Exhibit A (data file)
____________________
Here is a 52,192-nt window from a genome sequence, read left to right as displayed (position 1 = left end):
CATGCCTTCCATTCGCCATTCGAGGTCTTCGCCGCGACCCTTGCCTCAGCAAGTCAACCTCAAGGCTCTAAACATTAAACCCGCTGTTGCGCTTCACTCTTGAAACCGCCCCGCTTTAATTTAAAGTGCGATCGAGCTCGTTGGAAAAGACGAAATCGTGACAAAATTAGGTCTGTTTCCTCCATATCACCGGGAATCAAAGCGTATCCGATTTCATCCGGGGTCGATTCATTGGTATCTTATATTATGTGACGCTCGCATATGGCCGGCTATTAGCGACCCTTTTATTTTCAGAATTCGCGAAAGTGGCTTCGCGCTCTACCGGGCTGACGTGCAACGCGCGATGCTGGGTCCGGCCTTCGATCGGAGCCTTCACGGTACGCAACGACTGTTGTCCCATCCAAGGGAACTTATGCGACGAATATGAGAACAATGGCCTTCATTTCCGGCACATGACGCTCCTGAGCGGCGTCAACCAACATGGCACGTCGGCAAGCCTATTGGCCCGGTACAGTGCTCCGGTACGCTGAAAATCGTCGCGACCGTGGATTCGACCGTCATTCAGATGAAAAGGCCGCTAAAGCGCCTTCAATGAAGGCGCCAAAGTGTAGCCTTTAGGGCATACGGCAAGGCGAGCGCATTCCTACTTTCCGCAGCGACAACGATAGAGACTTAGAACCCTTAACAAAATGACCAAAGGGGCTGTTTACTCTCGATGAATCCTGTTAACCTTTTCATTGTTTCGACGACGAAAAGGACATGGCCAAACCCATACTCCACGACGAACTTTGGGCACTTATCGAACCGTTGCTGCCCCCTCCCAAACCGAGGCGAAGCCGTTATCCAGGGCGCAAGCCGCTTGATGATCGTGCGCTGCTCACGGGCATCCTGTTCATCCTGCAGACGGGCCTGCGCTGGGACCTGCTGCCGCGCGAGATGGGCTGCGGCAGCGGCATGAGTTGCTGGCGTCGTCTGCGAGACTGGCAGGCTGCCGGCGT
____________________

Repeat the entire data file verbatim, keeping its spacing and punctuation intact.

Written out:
Here is a 52,192-nt window from a genome sequence, read left to right as displayed (position 1 = left end):
CATGCCTTCCATTCGCCATTCGAGGTCTTCGCCGCGACCCTTGCCTCAGCAAGTCAACCTCAAGGCTCTAAACATTAAACCCGCTGTTGCGCTTCACTCTTGAAACCGCCCCGCTTTAATTTAAAGTGCGATCGAGCTCGTTGGAAAAGACGAAATCGTGACAAAATTAGGTCTGTTTCCTCCATATCACCGGGAATCAAAGCGTATCCGATTTCATCCGGGGTCGATTCATTGGTATCTTATATTATGTGACGCTCGCATATGGCCGGCTATTAGCGACCCTTTTATTTTCAGAATTCGCGAAAGTGGCTTCGCGCTCTACCGGGCTGACGTGCAACGCGCGATGCTGGGTCCGGCCTTCGATCGGAGCCTTCACGGTACGCAACGACTGTTGTCCCATCCAAGGGAACTTATGCGACGAATATGAGAACAATGGCCTTCATTTCCGGCACATGACGCTCCTGAGCGGCGTCAACCAACATGGCACGTCGGCAAGCCTATTGGCCCGGTACAGTGCTCCGGTACGCTGAAAATCGTCGCGACCGTGGATTCGACCGTCATTCAGATGAAAAGGCCGCTAAAGCGCCTTCAATGAAGGCGCCAAAGTGTAGCCTTTAGGGCATACGGCAAGGCGAGCGCATTCCTACTTTCCGCAGCGACAACGATAGAGACTTAGAACCCTTAACAAAATGACCAAAGGGGCTGTTTACTCTCGATGAATCCTGTTAACCTTTTCATTGTTTCGACGACGAAAAGGACATGGCCAAACCCATACTCCACGACGAACTTTGGGCACTTATCGAACCGTTGCTGCCCCCTCCCAAACCGAGGCGAAGCCGTTATCCAGGGCGCAAGCCGCTTGATGATCGTGCGCTGCTCACGGGCATCCTGTTCATCCTGCAGACGGGCCTGCGCTGGGACCTGCTGCCGCGCGAGATGGGCTGCGGCAGCGGCATGAGTTGCTGGCGTCGTCTGCGAGACTGGCAGGCTGCCGGCGT